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SIPI and NMSU agree to improve transfer process

Business students who start a degree program at Southwestern Indian Polytechnic Institute will have the opportunity to complete a four-year program at New Mexico State University.


ls at SIPI and New Mexico State agreed to improve the process of transferring academic credits from the community college to the university during a ceremony today, Dec. 15, at the SIPI campus in Albuquerque.

SIPI President Joseph Martin and NMSU Interim President William Flores signed an articulation agreement to formalize the relationship.

"This agreement is historic because it represents a coming together of land-grant institutions," said NMSU Interim President William Flores. "We look forward to having a working relationship with SIPI that grows every day."

"This (relationship) will give our students a more well-rounded educational opportunity to capitalize on," said SIPI President Joseph Martin. "This is a tremendous opportunity to support tribal economic development and leadership. We are not doing it alone, we are now getting support through NMSU."

Kathleen Brook, associate dean of NMSU's College of Business Administration and Economics, said the agreement allows students who start a degree program at SIPI to transfer to NMSU after two years of course work, and then complete a degree at NMSU with a total of no more than 128 credits.

"If students take the course work we've laid out, they won't lose any credits in the transfer process-- all SIPI credits will be applicable here," she said.

Wilfred Beaupre, department chair for business and technologies at SIPI, said the agreement lets students know clearly what courses they will need to take at SIPI that will be accepted at NMSU.

"We are taking our business administration degree and making sure that it transfers 100 percent," said Beaupre. "We are working together to achieve common educational goals for Native American students -- that is our mission."

Other than traditional associate degree courses in business administration, students will take classes in tribal law, tribal management, tribal leadership and tribal resource development at SIPI. Once they arrive at New Mexico State, students will major in general business and have the option to study tribal management, which will be done through internships in tribal enterprises. There is also the option of distance education for students who wish to stay in the area.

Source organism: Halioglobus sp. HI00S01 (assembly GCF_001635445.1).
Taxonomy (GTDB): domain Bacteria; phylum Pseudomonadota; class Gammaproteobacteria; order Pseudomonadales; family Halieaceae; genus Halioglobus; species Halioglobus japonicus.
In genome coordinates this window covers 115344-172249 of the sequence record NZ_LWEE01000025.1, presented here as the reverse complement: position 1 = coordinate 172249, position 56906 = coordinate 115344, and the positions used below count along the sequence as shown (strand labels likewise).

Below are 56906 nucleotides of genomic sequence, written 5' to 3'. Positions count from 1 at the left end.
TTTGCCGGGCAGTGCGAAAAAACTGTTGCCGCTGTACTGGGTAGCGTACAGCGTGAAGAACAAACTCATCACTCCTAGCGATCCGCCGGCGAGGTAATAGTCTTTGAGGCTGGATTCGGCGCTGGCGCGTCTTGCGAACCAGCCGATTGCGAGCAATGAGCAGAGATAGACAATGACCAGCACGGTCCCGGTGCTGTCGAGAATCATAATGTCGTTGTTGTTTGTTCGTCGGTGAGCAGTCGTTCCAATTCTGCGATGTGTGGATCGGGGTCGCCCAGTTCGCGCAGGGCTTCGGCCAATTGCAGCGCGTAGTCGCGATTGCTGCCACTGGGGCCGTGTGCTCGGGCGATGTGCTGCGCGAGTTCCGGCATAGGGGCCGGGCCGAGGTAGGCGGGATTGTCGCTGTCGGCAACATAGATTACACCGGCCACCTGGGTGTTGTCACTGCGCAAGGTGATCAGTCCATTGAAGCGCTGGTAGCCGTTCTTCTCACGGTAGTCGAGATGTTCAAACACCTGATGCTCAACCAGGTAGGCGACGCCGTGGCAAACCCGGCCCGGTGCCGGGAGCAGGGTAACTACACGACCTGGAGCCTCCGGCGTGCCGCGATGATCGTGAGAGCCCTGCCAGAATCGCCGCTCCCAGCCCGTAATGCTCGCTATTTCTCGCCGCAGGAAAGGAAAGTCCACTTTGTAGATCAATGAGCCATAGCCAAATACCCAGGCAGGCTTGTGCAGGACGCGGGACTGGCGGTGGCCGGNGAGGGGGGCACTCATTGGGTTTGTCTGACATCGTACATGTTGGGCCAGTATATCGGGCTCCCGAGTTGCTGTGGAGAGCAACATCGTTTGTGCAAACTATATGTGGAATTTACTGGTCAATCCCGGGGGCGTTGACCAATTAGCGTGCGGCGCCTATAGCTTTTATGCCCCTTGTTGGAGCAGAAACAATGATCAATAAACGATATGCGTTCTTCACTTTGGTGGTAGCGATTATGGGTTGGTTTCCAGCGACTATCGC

Troy Webster, 24, student senate president at SIPI, said the relationship will open doors for Native American students.

"This will allow for all of us at SIPI, an institution that gives us a great foundation, to look beyond the boundaries of SIPI and move on to a great institution like NMSU," he said.

"The idea is to prepare Native American students to serve their tribes, pueblos or nations in a business capacity," Brook said. "They have often found that they've had to go outside their community to find people with the business skills necessary to oversee business operations."

New Mexico State University, which began in 1888 as an agricultural college and preparatory school, is a comprehensive institution dedicated to teaching, research and service at the graduate and undergraduate level. It is the only land-grant institution that is also classified as Hispanic-serving by the federal government and classified by the Carnegie Foundation in the top research category, Research-Extensive. Total fall 2003 enrollment for the main and branch campuses was more than 23,000.

A national Indian community college, SIPI is a 1994 land-grant institution and a member of the American Indian Higher Education Consortium (AIHEC). The college is located at the center of New Mexico's agricultural and technological corridors and has a student body of more than 900 students from more than 100 tribes from across the country. SIPI has a retention rate of 80 percent, which is attributed to a strong educational pathway that addresses basic academic skills through technical and industry specific skills training as well as offering degree program options.